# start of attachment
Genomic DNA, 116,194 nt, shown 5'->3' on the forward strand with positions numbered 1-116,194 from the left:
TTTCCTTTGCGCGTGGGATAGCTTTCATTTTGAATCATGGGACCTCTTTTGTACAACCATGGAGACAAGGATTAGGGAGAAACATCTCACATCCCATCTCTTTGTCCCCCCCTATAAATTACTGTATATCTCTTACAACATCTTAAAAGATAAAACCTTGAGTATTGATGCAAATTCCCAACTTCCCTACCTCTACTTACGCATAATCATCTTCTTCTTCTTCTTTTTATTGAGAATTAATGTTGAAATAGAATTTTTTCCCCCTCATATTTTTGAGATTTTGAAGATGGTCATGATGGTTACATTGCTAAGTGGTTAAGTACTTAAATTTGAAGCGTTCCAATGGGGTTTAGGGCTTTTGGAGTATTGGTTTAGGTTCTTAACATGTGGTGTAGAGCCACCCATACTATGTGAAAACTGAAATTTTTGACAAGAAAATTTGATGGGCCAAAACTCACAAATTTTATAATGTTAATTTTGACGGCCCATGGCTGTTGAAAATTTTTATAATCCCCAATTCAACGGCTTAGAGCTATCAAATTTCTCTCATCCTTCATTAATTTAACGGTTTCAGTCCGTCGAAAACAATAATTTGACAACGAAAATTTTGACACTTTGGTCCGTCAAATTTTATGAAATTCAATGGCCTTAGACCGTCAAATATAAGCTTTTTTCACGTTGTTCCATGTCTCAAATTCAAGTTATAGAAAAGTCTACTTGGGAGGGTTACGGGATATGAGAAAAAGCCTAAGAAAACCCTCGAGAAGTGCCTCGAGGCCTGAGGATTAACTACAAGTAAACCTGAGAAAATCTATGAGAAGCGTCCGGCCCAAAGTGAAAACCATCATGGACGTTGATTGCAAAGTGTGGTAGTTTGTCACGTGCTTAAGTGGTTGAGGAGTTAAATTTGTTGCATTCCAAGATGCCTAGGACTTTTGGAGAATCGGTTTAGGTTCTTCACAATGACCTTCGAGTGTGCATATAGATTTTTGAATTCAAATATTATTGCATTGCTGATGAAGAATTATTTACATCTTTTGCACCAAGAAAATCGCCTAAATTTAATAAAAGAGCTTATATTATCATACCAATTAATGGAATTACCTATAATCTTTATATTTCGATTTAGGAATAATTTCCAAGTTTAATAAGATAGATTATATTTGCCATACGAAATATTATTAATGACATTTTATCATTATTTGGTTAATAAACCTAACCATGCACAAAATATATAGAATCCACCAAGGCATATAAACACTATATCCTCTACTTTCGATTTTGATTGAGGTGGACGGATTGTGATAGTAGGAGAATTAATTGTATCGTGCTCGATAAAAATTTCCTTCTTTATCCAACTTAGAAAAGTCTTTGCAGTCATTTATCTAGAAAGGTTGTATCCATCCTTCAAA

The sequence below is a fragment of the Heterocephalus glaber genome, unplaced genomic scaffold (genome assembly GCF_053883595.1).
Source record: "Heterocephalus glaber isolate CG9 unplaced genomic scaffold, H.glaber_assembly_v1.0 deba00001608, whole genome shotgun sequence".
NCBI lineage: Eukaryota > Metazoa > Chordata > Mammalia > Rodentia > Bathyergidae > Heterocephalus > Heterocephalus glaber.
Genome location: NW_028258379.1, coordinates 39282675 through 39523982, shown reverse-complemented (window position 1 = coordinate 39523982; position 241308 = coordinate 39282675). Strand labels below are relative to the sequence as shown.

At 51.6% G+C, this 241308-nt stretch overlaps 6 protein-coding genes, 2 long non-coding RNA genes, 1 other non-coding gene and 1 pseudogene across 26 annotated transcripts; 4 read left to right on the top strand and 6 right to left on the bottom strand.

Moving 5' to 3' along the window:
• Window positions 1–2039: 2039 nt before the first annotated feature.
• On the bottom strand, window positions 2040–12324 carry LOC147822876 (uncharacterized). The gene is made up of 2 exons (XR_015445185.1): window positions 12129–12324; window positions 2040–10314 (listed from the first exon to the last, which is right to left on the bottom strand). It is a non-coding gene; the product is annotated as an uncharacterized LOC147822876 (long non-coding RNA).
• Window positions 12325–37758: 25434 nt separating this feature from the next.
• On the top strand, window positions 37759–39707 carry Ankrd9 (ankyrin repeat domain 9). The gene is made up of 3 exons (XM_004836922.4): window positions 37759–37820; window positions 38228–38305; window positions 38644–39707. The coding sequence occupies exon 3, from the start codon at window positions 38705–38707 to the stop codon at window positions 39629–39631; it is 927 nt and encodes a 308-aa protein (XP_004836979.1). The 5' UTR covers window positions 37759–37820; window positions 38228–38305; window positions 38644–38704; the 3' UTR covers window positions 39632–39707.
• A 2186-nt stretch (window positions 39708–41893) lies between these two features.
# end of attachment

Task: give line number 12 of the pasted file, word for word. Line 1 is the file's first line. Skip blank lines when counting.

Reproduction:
• On the top strand, window positions 37759–39707 carry Ankrd9 (ankyrin repeat domain 9). The gene is made up of 3 exons (XM_004836922.4): window positions 37759–37820; window positions 38228–38305; window positions 38644–39707. The coding sequence occupies exon 3, from the start codon at window positions 38705–38707 to the stop codon at window positions 39629–39631; it is 927 nt and encodes a 308-aa protein (XP_004836979.1). The 5' UTR covers window positions 37759–37820; window positions 38228–38305; window positions 38644–38704; the 3' UTR covers window positions 39632–39707.